The thermic effect of food (TEF) is pretty simple to understand, it essentially says that when you ingest food, your body must utilise energy to break that food down, transport it as well as absorb it. All these processes require energy. Since this requires energy, your body is going to be expending calories. Seems pretty appealing right, eating more to burn more calories? Sounds pretty crazy when you talk about it in the context of fat loss. Well, let’s not get ahead of ourselves to quick! So it’s pretty well understood that when you eat something, your body burns calories to process it. The more you eat (more calories you consume), the magnitude and duration of the TEF will also increase. But, how does this relate to exercise?
Interestingly, it has been demonstrated that the TEF is actually greater in magnitude (both following low- and high-intensity exercise) than the TEF measured after just a meal (and no exercise following). Furthermore, it was found that high-intensity exercise resulted in an greater and sustained elevation in TEF in comparison to the TEF after low-intensity exercise and resting conditions (for greater insights into the study please check Kent et al, 1992). This is great news as an increased TEF means more calories potentially burned post-prandial exercise (meal just before exercise). Now, If you are wanting to loose weight, and need to maintain a specific calorie deficit to make that goal happen, then an increase in calorie expenditure, through an increase in TEF following exercise, can certainly make that process much easier.
Moreover, in another study using a glucose/milk beverage, it was found that the post-exercise oxygen consumption (basically your body keeping energy consumption high after exercise to return your body to homeostasis) following low- and high-intensity, to be significantly higher in those participants that consumed a glucose/milk beverage before exercise over those that did not (fasted exercise) (For more insights please check out Schoenfeld et al, 2014).
The Bottom Line:
Having a meal before exercise might increase the TEF following exercise, allowing for potentially more calories to be burned (in comparison to those that exercise fasted). This will aid in increasing overall calories burned during the entire day to help those to maintain a calorie deficit needed for their weight loss goals.
Pre-Exercise Food And TEF To Aid In Fat Loss?
If you look at these TEF studies, it lends support to the idea that fasted cardio might not be your best bet if you are looking to loose weight. Not because eating food before exercise has any direct influence on fat regulation, oxidation, transport etc, but simply because it helps increase ‘calorie burn’ after exercise through raising your TEF (in comparison to a fasted state). The result being that an elevation in calorie expenditure by the body after exercise (but also during exercise due to having more energy overall), helps increase total calorie expenditure throughout the day.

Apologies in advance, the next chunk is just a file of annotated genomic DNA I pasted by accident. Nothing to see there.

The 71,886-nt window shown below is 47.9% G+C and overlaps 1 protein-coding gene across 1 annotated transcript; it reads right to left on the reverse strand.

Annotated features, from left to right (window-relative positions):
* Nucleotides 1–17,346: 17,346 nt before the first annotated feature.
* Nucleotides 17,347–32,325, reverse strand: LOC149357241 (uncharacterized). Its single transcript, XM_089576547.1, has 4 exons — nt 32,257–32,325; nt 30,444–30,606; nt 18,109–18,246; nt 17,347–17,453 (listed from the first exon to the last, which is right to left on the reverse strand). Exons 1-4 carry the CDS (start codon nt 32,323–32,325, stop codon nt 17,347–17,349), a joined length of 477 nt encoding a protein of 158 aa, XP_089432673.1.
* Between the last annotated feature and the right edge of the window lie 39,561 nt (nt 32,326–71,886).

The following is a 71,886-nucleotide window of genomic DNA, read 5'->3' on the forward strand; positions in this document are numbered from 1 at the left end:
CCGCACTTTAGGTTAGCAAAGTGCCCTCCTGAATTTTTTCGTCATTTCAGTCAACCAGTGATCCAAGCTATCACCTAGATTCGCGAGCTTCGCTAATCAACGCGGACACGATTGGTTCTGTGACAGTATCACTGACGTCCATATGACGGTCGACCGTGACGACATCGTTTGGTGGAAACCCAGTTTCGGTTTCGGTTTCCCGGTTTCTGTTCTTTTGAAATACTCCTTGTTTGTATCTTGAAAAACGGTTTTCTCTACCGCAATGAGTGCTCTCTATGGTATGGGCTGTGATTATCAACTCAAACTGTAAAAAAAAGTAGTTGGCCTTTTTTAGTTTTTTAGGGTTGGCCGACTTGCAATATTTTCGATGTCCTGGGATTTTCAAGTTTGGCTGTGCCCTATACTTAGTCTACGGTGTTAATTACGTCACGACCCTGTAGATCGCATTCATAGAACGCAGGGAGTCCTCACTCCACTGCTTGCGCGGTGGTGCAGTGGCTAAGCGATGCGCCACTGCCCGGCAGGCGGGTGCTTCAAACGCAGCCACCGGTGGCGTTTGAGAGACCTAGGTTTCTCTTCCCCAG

From a fat loss perspective this is great because it will help you maintain the calorie deficit you need, to meet your weight loss goals. Fasted cardio is attractive because people believe that it has direct effects during exercise itself on fat breakdown. While attractive on paper, this is really still to be seen. The evidence is just not there at the moment.
When it comes to TEF, the increase in calorie burn from exercise after a meal, seems attractive if you are trying to maintain a calorie deficit. While it’s pretty obvious that eating something before you exercise makes for a better workout (and thus more calories burned during it!), the attraction of also potentially burning MORE calories after exercise (with a pre-exercise meal) makes that far more appealing, and beneficial than fasted cardio. Especially from a long-term perspective.
It’s All About Calories In/Out
Even when you look at all this research, there is still one thing that matters for your weight loss goals: energy balance (calories in/out). If you want to loose weight, then you need to maintain a calorie deficit through taking in less calories than your body consumes.
The attraction of fasted cardio is that the increased fat oxidation during exercise is still to be seen, and at this time, we know that there is no real difference in fat loss between individuals who perform fasted vs. non-fasted exercise. The only difference is that you are more likely to suffer from poor workouts without any energy in a fasted state (for no extra benefit!). This is likely to reduce output during your fasted exercise reducing potential calorie burn during. But, what we do know is that eating a meal before exercise can help increase energy expenditure (calorie burn) after exercise (to what extent and in what magnitude still needs to be further investigated), but, it’s clear that there is an effect. An effect that might help you maintain a calorie deficit and thus aid in your fat loss efforts. Maybe then, having one of your planned meals before exercise isn’t that bad after all. Maybe something for the followers of fasted cardio too try?
Any questions, ask away!